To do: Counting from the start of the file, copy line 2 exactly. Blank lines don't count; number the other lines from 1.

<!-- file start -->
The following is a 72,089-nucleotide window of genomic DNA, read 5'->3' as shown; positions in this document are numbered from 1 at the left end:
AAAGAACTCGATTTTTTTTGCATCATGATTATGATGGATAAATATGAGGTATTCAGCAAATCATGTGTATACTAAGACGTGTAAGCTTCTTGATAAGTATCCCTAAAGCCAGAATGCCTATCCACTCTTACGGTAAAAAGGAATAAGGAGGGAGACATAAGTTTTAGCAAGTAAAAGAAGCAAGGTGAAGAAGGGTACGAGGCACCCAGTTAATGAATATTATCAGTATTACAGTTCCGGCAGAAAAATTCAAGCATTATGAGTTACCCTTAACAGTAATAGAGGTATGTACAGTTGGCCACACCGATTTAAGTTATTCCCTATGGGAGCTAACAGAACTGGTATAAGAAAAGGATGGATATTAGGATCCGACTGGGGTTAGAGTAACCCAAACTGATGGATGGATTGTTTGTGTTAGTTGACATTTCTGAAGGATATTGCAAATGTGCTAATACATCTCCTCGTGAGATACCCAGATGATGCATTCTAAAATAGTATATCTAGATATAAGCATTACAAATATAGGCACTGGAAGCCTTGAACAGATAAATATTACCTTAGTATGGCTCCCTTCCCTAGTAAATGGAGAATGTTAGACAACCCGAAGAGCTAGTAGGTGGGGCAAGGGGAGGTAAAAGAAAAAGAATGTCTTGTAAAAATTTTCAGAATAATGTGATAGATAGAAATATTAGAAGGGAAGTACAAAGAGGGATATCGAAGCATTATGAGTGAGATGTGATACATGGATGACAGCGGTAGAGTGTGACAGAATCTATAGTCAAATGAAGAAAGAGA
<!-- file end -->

AAAGAACTCGATTTTTTTTGCATCATGATTATGATGGATAAATATGAGGTATTCAGCAAATCATGTGTATACTAAGACGTGTAAGCTTCTTGATAAGTATCCCTAAAGCCAGAATGCCTATCCACTCTTACGGTAAAAAGGAATAAGGAGGGAGACATAAGTTTTAGCAAGTAAAAGAAGCAAGGTGAAGAAGGGTACGAGGCACCCAGTTAATGAATATTATCAGTATTACAGTTCCGGCAGAAAAATTCAAGCATTATGAGTTACCCTTAACAGTAATAGAGGTATGTACAGTTGGCCACACCGATTTAAGTTATTCCCTATGGGAGCTAACAGAACTGGTATAAGAAAAGGATGGATATTAGGATCCGACTGGGGTTAGAGTAACCCAAACTGATGGATGGATTGTTTGTGTTAGTTGACATTTCTGAAGGATATTGCAAATGTGCTAATACATCTCCTCGTGAGATACCCAGATGATGCATTCTAAAATAGTATATCTAGATATAAGCATTACAAATATAGGCACTGGAAGCCTTGAACAGATAAATATTACCTTAGTATGGCTCCCTTCCCTAGTAAATGGAGAATGTTAGACAACCCGAAGAGCTAGTAGGTGGGGCAAGGGGAGGTAAAAGAAAAAGAATGTCTTGTAAAAATTTTCAGAATAATGTGATAGATAGAAATATTAGAAGGGAAGTACAAAGAGGGATATCGAAGCATTATGAGTGAGATGTGATACATGGATGACAGCGGTAGAGTGTGACAGAATCTATAGTCAAATGAAGAAAGAGA